Over the last year I have developed a big interest in the corporate control of our legal system. Since learning about Veggie Libel Laws in Food, Inc., and the SHAC 7 shortly after that, it has become clear to me that our lawmakers are bending to the will of corporate lobbies. Big news, right? Well, it’s worse than you may realize. Through secret posh meetings, convoluted political tactics, and the right rhetoric, corporations are bringing designer bills to congress, and getting them passed. An example of this is the Animal Enterprise Terrorism Act of 2006. I see it as a frightening threat to free speech, even though the bill’s sponsors would deny that claim. The AETA updates a previous law known as the Animal Enterprise Protection Act. The scary addition (other than the big political buzzword TERRORISM right in the title), is the expanded definition of terrorism; it makes intentional “economic damage to animal enterprises” an offense that could send you to federal prison as a terrorist. I can’t break it down as well as Will Potter can, but you get a sense of how broad and vague this law is.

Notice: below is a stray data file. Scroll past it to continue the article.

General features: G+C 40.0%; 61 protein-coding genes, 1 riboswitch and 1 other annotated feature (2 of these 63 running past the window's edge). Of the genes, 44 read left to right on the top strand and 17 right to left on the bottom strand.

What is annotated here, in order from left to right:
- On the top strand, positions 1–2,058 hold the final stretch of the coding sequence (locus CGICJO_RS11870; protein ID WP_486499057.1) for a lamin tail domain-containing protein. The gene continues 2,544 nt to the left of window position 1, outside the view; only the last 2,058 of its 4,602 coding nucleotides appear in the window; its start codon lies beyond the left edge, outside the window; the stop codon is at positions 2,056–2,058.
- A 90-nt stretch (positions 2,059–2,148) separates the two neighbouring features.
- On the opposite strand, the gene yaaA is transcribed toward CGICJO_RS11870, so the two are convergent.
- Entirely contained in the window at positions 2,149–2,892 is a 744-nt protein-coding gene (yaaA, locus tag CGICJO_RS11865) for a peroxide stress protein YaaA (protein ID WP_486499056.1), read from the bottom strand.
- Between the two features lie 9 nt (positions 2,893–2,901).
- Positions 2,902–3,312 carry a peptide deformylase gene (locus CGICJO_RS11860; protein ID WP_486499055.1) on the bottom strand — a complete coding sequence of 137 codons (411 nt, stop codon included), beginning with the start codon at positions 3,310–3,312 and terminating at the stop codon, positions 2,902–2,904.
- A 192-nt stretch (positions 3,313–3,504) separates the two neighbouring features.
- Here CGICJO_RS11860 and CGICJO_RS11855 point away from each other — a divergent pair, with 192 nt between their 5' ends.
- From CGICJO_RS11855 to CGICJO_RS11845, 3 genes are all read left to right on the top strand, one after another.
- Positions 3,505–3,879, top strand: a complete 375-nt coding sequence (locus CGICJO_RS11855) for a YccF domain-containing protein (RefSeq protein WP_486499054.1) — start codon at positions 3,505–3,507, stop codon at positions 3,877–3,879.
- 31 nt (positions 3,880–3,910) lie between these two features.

Mr. Potter’s book, Green is the New Red opened my eyes to this ‘Green Scare’ trend. And after reading an AP article about terrorism arrests around the world exploiting post-9/11 fears, it inspired me to write a letter to The Denver Post, where I read the article. I’m excited to see that my letter made it to print on the tenth anniversary of 9/11 because this issue needs to come to light whenever possible. Corporate influence over our lawmaking process is out of control, and we need to be aware of the consequences. The AETA may not ban peaceful protests and picketing, but it makes you think twice about it. Why should we worry about going to federal prison when we campaign against companies that profit from animal cruelty? Does that feel like free speech to you?
Hit the jump to read the full text of my letter to the Denver Post, a reader’s response, and my re-response… Read the rest of this entry →